The federal government is contributing money to help federal prosecutors process an increased number of cases in Indian Country. U.S. Attorney General William Barr visited Tahlequah Wednesday to announce the increased funding.
The total award tops out at $295.8 million dollars in grants to improve safety in Native American and Alaska Native communities.
During the meeting at the Cherokee Nation capital, Barr announced that the Justice Department is awarding $40 million to expand tribal criminal justice efforts in the wake of a landmark Supreme Court decision in Oklahoma. More than $7 million of that money will go to Cherokee Nation.
Barr also spoke about possible legislation to address what some view as jurisdictional issues surrounding the McGirt v. Oklahoma decision.
"I know McGirt is on everyone's mind in Washington. The Department of Justice is working closely with the Oklahoma delegation to try to come up with a legislative approach that is supported by all sides of it," said Barr.
Representatives from the Cherokee Nation and the US Attorney's Office for the Eastern and Northern District were invited to the meeting. While it is widely believed the ruling will extend to the Five Tribes, it currently only applies to Muscogee (Creek) Nation, but they didn't get an invitation.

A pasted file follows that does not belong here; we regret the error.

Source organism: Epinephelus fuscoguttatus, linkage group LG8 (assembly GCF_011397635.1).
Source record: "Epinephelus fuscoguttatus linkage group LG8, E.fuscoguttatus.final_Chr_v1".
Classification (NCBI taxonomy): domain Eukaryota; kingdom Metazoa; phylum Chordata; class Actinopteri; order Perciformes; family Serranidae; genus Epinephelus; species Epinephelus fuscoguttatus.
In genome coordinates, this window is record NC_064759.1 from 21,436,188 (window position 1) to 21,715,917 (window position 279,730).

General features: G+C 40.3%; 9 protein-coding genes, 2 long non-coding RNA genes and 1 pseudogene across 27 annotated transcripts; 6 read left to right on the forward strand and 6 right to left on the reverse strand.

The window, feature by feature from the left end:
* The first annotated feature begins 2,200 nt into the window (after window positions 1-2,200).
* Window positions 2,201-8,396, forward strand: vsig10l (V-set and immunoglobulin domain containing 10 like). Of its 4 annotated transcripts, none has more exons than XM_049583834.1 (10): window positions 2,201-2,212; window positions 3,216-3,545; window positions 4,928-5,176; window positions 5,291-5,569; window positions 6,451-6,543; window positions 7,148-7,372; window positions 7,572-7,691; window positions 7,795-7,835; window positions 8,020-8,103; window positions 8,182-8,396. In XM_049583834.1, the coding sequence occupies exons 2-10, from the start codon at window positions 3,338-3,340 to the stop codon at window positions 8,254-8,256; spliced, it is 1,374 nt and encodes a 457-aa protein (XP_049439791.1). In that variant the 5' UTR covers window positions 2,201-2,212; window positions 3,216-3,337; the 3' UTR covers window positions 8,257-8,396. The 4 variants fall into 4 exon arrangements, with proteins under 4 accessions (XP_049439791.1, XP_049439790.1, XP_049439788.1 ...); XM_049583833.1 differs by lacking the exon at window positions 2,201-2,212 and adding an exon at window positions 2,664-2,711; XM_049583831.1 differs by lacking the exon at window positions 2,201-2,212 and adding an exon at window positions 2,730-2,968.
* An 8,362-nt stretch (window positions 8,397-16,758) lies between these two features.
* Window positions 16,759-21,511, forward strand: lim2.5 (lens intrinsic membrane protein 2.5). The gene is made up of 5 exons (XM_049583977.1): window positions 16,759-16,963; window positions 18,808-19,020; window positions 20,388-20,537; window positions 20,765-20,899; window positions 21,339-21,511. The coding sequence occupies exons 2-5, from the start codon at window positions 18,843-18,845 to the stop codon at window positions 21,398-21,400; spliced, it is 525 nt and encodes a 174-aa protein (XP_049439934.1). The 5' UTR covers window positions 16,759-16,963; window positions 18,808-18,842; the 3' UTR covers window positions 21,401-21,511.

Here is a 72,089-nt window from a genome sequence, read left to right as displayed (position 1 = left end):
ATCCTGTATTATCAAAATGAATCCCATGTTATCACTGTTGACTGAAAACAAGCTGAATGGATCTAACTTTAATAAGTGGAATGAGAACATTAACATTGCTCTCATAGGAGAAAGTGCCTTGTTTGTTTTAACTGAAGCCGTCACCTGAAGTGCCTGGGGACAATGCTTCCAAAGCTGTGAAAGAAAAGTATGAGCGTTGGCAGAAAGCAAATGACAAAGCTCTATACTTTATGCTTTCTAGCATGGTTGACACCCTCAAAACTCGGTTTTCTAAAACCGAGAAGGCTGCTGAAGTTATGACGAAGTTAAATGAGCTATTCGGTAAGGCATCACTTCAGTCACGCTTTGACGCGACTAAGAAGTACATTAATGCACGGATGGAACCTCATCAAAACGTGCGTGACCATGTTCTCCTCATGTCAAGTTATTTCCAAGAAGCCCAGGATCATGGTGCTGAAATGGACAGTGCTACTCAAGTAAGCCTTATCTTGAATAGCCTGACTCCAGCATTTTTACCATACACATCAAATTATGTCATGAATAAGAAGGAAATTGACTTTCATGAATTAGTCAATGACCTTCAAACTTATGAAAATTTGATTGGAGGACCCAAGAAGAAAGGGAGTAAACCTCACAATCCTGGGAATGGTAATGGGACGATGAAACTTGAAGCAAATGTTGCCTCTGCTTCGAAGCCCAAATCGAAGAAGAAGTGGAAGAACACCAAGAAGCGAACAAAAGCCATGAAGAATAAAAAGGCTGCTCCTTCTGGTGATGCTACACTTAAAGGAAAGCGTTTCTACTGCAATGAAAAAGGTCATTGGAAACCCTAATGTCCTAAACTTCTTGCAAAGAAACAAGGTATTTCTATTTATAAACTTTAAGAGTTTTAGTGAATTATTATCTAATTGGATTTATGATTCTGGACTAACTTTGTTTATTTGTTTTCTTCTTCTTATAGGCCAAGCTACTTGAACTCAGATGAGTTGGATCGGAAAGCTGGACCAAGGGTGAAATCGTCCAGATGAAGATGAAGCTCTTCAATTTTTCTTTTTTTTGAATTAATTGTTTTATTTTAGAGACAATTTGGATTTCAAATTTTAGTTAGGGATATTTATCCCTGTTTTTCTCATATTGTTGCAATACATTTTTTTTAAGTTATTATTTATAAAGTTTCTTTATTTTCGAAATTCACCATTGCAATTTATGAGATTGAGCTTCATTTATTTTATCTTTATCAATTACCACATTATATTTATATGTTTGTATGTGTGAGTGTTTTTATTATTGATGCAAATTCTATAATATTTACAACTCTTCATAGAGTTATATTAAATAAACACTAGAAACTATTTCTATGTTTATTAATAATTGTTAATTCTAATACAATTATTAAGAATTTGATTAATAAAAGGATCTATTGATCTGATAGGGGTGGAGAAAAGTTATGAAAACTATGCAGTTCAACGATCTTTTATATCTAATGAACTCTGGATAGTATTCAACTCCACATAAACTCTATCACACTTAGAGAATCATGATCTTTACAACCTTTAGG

Jonodev Chaudhuri, the Ambassador for Muscogee (Creek) Nation, said not getting an in-person meeting with Barr was a missed opportunity.
"There are certainly matters that we would love to discuss with him regarding our efforts to collaborate with our sovereign partners to ensure public safety, but also to take advantage of opportunities across the board, including in terms of economic development."
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